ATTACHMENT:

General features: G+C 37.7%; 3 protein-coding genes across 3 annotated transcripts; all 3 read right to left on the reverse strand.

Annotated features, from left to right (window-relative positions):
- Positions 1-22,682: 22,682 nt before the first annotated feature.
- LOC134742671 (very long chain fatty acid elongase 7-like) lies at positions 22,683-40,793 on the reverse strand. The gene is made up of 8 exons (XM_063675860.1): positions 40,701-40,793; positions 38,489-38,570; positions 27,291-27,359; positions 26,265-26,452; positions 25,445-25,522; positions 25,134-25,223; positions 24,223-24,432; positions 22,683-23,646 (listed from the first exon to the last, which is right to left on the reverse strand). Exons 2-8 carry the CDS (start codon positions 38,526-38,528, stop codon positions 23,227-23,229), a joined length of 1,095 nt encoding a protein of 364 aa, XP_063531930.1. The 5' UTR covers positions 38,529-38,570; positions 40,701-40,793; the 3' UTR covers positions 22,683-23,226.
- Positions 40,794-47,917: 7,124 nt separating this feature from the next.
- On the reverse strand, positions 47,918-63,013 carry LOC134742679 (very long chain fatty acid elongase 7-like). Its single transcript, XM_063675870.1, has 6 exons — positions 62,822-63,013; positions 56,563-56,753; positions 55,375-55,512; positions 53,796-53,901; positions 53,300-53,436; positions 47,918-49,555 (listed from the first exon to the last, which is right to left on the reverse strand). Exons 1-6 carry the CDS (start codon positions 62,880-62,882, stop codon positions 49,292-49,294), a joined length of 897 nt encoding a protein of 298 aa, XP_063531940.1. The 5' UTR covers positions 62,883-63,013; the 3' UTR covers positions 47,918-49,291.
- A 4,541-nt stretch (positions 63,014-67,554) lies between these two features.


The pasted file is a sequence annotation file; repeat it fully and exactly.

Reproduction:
General features: G+C 37.7%; 3 protein-coding genes across 3 annotated transcripts; all 3 read right to left on the reverse strand.

Annotated features, from left to right (window-relative positions):
- Positions 1-22,682: 22,682 nt before the first annotated feature.
- LOC134742671 (very long chain fatty acid elongase 7-like) lies at positions 22,683-40,793 on the reverse strand. The gene is made up of 8 exons (XM_063675860.1): positions 40,701-40,793; positions 38,489-38,570; positions 27,291-27,359; positions 26,265-26,452; positions 25,445-25,522; positions 25,134-25,223; positions 24,223-24,432; positions 22,683-23,646 (listed from the first exon to the last, which is right to left on the reverse strand). Exons 2-8 carry the CDS (start codon positions 38,526-38,528, stop codon positions 23,227-23,229), a joined length of 1,095 nt encoding a protein of 364 aa, XP_063531930.1. The 5' UTR covers positions 38,529-38,570; positions 40,701-40,793; the 3' UTR covers positions 22,683-23,226.
- Positions 40,794-47,917: 7,124 nt separating this feature from the next.
- On the reverse strand, positions 47,918-63,013 carry LOC134742679 (very long chain fatty acid elongase 7-like). Its single transcript, XM_063675870.1, has 6 exons — positions 62,822-63,013; positions 56,563-56,753; positions 55,375-55,512; positions 53,796-53,901; positions 53,300-53,436; positions 47,918-49,555 (listed from the first exon to the last, which is right to left on the reverse strand). Exons 1-6 carry the CDS (start codon positions 62,880-62,882, stop codon positions 49,292-49,294), a joined length of 897 nt encoding a protein of 298 aa, XP_063531940.1. The 5' UTR covers positions 62,883-63,013; the 3' UTR covers positions 47,918-49,291.
- A 4,541-nt stretch (positions 63,014-67,554) lies between these two features.